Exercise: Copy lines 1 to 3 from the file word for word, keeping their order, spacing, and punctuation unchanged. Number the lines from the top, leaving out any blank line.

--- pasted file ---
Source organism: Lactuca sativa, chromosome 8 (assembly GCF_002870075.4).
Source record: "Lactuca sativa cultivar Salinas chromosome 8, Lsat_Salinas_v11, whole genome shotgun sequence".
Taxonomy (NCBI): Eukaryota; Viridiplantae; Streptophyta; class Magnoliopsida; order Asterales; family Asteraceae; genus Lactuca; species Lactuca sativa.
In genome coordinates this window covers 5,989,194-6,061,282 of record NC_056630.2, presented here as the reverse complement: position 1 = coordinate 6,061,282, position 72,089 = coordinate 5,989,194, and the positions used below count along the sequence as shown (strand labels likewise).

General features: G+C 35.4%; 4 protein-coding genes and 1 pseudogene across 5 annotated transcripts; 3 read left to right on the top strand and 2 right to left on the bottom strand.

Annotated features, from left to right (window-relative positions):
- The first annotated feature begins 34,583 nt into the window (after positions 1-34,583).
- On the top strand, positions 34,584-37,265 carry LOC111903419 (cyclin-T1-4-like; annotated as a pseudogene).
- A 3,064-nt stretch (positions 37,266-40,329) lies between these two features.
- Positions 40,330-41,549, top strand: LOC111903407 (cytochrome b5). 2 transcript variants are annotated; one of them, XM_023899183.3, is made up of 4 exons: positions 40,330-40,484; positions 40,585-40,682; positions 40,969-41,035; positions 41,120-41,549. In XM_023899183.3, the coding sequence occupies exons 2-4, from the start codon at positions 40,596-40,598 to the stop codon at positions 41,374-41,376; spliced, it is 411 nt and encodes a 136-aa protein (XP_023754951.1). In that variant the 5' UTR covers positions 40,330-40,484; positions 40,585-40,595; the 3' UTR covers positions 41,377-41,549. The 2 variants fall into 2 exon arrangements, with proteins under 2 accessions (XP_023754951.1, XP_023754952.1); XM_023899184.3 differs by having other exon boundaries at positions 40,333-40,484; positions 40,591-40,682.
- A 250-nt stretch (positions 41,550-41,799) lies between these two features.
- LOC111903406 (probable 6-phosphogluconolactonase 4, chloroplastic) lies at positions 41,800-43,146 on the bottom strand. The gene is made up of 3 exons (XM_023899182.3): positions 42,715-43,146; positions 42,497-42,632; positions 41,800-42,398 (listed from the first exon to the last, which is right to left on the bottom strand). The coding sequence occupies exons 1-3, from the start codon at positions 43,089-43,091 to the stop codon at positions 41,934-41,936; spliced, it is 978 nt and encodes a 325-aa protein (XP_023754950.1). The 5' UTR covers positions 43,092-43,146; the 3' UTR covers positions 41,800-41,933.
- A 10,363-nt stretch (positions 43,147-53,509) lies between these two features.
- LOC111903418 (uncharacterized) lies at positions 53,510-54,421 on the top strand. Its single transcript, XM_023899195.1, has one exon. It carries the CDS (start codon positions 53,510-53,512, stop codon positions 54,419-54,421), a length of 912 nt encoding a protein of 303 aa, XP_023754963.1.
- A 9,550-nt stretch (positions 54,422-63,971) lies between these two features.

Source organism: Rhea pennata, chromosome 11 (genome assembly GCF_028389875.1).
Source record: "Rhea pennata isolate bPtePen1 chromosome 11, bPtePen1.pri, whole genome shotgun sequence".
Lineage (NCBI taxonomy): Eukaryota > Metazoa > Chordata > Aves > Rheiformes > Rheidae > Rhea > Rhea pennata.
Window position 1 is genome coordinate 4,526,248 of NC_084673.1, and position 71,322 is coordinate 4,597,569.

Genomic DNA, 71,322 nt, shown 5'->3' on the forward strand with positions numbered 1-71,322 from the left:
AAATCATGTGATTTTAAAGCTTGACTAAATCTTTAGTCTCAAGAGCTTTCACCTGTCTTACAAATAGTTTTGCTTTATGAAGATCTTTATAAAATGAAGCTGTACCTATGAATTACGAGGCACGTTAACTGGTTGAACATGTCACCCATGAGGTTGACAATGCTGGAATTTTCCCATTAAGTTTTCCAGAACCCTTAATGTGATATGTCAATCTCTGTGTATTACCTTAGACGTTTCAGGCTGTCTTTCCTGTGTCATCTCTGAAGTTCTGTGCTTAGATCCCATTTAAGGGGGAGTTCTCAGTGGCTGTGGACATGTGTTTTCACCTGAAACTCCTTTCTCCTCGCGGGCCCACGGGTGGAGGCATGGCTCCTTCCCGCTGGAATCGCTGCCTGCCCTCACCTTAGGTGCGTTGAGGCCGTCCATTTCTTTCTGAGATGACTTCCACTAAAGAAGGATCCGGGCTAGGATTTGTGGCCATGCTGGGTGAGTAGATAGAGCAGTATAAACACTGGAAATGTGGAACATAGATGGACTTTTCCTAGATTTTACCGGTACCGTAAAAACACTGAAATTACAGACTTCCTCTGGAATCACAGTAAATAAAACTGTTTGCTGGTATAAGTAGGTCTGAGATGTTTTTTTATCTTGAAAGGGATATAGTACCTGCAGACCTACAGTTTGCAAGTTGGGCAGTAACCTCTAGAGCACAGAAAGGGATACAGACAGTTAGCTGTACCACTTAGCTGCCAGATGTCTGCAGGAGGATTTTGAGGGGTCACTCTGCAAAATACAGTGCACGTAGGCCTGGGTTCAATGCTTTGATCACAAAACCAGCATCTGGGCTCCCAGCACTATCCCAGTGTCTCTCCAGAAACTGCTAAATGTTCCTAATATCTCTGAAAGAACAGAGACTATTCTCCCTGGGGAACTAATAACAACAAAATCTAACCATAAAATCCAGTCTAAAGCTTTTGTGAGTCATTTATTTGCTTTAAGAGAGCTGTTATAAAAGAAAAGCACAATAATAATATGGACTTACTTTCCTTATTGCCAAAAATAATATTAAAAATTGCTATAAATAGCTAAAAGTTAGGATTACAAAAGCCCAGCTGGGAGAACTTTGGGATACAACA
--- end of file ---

Source organism: Lactuca sativa, chromosome 8 (assembly GCF_002870075.4).
Source record: "Lactuca sativa cultivar Salinas chromosome 8, Lsat_Salinas_v11, whole genome shotgun sequence".
Taxonomy (NCBI): Eukaryota; Viridiplantae; Streptophyta; class Magnoliopsida; order Asterales; family Asteraceae; genus Lactuca; species Lactuca sativa.